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the everyman memoirs

The official blog of author Tali Nay.
MAR
20

Make the Bread

Remember that book, Make the Bread, Buy the Butter? Yeah, I never read it either. Supposedly it walks you through those things you're better off making yourself (nutrition-wise?, cost-wise?, complexity-wise?) and those you should just get at the store. Since I didn't read it, the only piece of advice I took away from it was what I gleaned from the title. Even that has taken years for me to implement, but among my list of culinary items to tackle in 2022 (including lasagna, bread pudding, homemade pasta, and a bakery-worthy layer cake) is to make bread.

So this brief post is really to chronicle that I'm at the point in my bread quest where I've moved from plain artisan loaves to a jalapeno cheddar variety that turned out fabulously. Looking forward to future varieties, and to hopefully getting the loaves to rise just a LITTLE higher. But really, I'm susprised how easy the bread is to make, and really from just 4 ingredients. I've heard certain ovens have a "proofing" setting to make bread-rising easier, but, come on, I'm a regular person. With a regular oven. I'll settle for a sunny spot on the dining room table.

Really I should be spending all this kitchen time writing, or at the very least reading, but I'm enjoying the change of scene. And the toasted cheese sandwiches.

SEP
30

Pining for Seasons

There's a framed picture on my bedroom wall of a group of people ice skating in Central Park. It's a print actually, a creative artist's depiction of a whimsical and vibrant city. The people are thin, colorful, their limbs like sticks that dangle in front of or behind them as they glide along the ice. They are bundled, wearing scarves and jackets, a cityscape of buildings towering behind them.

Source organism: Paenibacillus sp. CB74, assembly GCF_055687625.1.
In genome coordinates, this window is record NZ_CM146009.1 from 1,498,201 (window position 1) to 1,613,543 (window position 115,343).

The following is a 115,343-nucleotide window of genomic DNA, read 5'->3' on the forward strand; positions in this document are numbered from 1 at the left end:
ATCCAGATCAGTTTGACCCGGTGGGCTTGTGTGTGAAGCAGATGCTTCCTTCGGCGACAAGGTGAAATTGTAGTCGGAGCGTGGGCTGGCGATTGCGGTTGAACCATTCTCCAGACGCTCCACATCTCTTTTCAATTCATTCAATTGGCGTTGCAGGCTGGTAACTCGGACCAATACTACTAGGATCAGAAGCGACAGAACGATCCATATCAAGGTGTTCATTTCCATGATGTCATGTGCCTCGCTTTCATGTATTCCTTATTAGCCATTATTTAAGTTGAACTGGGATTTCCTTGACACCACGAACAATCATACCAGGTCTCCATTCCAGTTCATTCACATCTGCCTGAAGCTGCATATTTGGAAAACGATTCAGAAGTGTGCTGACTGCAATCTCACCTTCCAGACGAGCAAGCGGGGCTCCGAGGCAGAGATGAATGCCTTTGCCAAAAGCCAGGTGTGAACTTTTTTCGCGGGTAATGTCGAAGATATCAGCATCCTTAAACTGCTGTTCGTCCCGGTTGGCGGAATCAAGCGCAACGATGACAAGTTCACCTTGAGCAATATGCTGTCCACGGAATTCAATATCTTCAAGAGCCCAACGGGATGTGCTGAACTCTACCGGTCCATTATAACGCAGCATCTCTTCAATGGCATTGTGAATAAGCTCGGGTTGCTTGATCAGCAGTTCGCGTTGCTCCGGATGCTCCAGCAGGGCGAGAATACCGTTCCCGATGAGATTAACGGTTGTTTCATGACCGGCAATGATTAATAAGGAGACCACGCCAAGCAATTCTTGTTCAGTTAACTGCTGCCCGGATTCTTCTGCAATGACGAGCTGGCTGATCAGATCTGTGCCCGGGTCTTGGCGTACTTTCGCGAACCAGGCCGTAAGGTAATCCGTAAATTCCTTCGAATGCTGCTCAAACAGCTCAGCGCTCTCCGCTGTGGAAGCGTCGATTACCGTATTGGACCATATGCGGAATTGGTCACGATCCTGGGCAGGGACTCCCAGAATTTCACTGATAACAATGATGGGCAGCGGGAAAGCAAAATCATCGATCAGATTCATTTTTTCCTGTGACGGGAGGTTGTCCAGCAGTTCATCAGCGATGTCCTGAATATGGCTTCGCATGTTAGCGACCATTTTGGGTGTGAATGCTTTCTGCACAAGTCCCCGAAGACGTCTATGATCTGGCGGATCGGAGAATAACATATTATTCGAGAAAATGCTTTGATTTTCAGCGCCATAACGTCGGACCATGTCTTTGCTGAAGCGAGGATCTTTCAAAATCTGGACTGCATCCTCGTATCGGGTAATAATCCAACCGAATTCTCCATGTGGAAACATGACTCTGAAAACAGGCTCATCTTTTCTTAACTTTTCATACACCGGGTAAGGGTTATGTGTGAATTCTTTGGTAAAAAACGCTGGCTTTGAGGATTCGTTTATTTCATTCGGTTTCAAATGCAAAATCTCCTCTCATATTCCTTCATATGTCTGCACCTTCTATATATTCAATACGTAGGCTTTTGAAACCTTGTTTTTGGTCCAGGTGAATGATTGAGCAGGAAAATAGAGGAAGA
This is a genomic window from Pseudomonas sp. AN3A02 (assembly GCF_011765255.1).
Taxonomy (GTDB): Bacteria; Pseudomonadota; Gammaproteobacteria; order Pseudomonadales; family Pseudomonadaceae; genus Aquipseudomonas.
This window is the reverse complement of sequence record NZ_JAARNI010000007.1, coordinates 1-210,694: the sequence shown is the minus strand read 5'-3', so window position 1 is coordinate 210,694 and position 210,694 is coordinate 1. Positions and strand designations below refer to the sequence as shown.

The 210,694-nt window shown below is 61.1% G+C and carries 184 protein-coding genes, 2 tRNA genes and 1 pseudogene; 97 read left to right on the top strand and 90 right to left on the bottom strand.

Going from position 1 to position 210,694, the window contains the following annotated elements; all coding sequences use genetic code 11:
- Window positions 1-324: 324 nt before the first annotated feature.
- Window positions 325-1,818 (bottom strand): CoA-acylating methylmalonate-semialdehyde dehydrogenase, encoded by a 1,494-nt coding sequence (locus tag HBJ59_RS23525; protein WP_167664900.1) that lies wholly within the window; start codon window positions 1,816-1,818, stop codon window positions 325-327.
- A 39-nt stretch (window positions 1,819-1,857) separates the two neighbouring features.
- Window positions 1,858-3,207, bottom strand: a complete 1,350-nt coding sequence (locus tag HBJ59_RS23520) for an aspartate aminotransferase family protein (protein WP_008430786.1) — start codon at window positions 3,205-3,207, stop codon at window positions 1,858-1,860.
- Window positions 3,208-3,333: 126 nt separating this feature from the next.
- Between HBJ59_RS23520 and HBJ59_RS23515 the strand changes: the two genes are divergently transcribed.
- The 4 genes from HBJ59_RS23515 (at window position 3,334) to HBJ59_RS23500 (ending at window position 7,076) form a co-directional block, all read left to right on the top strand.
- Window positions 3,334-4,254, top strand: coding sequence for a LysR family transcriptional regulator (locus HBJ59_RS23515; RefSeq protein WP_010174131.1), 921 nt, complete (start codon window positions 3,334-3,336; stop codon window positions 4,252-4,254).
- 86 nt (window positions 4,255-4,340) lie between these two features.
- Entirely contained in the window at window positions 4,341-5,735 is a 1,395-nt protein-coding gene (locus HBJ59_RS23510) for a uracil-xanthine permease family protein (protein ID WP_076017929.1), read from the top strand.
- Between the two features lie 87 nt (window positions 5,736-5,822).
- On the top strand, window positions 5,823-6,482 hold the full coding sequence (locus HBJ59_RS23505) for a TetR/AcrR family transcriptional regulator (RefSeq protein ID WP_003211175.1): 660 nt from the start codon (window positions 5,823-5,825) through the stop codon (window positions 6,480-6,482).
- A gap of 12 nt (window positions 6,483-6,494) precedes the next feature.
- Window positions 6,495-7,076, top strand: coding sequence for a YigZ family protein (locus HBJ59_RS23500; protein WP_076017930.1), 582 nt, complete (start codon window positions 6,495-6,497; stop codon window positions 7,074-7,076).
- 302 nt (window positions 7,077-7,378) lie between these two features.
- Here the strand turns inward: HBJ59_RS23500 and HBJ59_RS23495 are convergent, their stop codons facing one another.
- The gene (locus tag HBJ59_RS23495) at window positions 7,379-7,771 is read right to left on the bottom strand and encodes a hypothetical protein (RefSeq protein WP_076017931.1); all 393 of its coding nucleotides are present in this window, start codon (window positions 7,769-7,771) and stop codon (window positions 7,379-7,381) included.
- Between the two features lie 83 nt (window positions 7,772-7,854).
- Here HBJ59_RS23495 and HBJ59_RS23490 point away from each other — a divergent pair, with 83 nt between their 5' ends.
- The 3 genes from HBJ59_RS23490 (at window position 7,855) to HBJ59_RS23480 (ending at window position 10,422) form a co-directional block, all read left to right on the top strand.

I look at this picture often, as well as the two others in my room by the same artist, one of the Brooklyn Bridge and one of the Empire State building, but today it seemed to transport me back to winter in New York. I never did ice skate in Central Park while I lived there, but New York was the last place I lived where I experienced seasons. Not that there's much to complain about here in San Diego, with its nearly year-round temperatures in the seventies, but that doesn't leave much room for seasonality, so I end up manufacturing experiences to make myself FEEL the changes of the season.

Last weekend I drove to Julian, a darling little mountain town just over an hour away. They're known for their apples, most famously their apple pie (although the bread pudding pictured in this post is the town's best kept secret), and fall is often littered with various apple-themed festivals. And so I attended last weekend's Old Country Fair, filled with a charming collection of booths, food, a pumpkin patch, and hayrides. I even paid for a special ticket that let me press my own apples and drink the fresh cider, something I'd never done before. It was delicious. Despite the 90 degree weather (shouldn't it be cooler in the mountains?), I felt like I was making fall happen. And when you live in a state of permanent summer, these things are important. I doubt there will be any ice skating in my near future, or any pie baking, but I'm sure I'll continue to stare at the print on my bedroom wall, missing that sensation of wind against bundled ears and the need to zip up my jacket all way to the top. Or, you know, wear a jacket at all.

Happy Fall, readers!